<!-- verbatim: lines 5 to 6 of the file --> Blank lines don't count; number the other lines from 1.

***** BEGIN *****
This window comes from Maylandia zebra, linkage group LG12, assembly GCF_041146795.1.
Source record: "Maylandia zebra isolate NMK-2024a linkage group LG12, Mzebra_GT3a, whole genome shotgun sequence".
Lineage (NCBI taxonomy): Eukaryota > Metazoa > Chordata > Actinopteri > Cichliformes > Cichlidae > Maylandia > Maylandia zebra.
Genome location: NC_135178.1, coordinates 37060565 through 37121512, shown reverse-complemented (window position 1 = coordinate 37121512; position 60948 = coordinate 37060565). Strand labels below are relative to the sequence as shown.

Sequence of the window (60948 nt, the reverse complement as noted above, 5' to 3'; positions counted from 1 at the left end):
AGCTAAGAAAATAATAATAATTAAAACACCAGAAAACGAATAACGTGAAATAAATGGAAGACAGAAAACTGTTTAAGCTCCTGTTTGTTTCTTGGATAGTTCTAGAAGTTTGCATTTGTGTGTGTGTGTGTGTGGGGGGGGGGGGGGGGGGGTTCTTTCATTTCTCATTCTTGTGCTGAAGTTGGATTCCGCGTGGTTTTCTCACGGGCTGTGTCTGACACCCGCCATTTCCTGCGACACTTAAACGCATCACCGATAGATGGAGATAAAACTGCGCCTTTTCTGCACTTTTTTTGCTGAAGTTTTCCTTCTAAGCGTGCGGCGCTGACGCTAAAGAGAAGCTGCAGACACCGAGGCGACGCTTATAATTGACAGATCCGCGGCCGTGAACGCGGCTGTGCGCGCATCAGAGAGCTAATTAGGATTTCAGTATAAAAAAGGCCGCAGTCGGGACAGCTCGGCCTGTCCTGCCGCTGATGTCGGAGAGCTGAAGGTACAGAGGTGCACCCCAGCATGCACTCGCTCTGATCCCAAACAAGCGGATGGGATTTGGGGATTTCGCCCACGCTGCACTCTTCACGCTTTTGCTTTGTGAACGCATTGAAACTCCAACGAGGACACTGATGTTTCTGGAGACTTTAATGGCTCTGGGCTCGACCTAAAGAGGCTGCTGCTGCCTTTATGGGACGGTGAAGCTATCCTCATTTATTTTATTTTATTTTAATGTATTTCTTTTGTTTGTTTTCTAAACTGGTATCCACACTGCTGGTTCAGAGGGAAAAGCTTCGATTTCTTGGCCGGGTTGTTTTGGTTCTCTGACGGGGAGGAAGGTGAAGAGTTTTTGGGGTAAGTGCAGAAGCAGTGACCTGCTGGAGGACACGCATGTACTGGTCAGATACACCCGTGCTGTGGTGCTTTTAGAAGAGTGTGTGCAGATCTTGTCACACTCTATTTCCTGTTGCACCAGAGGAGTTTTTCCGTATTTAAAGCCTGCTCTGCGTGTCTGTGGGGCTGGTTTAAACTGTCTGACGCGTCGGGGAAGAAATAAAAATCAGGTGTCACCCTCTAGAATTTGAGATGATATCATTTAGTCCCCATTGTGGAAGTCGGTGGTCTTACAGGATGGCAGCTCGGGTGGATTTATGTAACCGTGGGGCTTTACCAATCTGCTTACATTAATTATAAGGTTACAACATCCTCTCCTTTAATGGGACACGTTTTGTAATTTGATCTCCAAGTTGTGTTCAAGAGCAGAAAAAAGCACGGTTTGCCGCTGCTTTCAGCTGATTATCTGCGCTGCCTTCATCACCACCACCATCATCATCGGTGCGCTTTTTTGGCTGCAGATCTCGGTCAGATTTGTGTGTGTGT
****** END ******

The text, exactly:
Sequence of the window (60948 nt, the reverse complement as noted above, 5' to 3'; positions counted from 1 at the left end):
AGCTAAGAAAATAATAATAATTAAAACACCAGAAAACGAATAACGTGAAATAAATGGAAGACAGAAAACTGTTTAAGCTCCTGTTTGTTTCTTGGATAGTTCTAGAAGTTTGCATTTGTGTGTGTGTGTGTGTGGGGGGGGGGGGGGGGGGGTTCTTTCATTTCTCATTCTTGTGCTGAAGTTGGATTCCGCGTGGTTTTCTCACGGGCTGTGTCTGACACCCGCCATTTCCTGCGACACTTAAACGCATCACCGATAGATGGAGATAAAACTGCGCCTTTTCTGCACTTTTTTTGCTGAAGTTTTCCTTCTAAGCGTGCGGCGCTGACGCTAAAGAGAAGCTGCAGACACCGAGGCGACGCTTATAATTGACAGATCCGCGGCCGTGAACGCGGCTGTGCGCGCATCAGAGAGCTAATTAGGATTTCAGTATAAAAAAGGCCGCAGTCGGGACAGCTCGGCCTGTCCTGCCGCTGATGTCGGAGAGCTGAAGGTACAGAGGTGCACCCCAGCATGCACTCGCTCTGATCCCAAACAAGCGGATGGGATTTGGGGATTTCGCCCACGCTGCACTCTTCACGCTTTTGCTTTGTGAACGCATTGAAACTCCAACGAGGACACTGATGTTTCTGGAGACTTTAATGGCTCTGGGCTCGACCTAAAGAGGCTGCTGCTGCCTTTATGGGACGGTGAAGCTATCCTCATTTATTTTATTTTATTTTAATGTATTTCTTTTGTTTGTTTTCTAAACTGGTATCCACACTGCTGGTTCAGAGGGAAAAGCTTCGATTTCTTGGCCGGGTTGTTTTGGTTCTCTGACGGGGAGGAAGGTGAAGAGTTTTTGGGGTAAGTGCAGAAGCAGTGACCTGCTGGAGGACACGCATGTACTGGTCAGATACACCCGTGCTGTGGTGCTTTTAGAAGAGTGTGTGCAGATCTTGTCACACTCTATTTCCTGTTGCACCAGAGGAGTTTTTCCGTATTTAAAGCCTGCTCTGCGTGTCTGTGGGGCTGGTTTAAACTGTCTGACGCGTCGGGGAAGAAATAAAAATCAGGTGTCACCCTCTAGAATTTGAGATGATATCATTTAGTCCCCATTGTGGAAGTCGGTGGTCTTACAGGATGGCAGCTCGGGTGGATTTATGTAACCGTGGGGCTTTACCAATCTGCTTACATTAATTATAAGGTTACAACATCCTCTCCTTTAATGGGACACGTTTTGTAATTTGATCTCCAAGTTGTGTTCAAGAGCAGAAAAAAGCACGGTTTGCCGCTGCTTTCAGCTGATTATCTGCGCTGCCTTCATCACCACCACCATCATCATCGGTGCGCTTTTTTGGCTGCAGATCTCGGTCAGATTTGTGTGTGTGT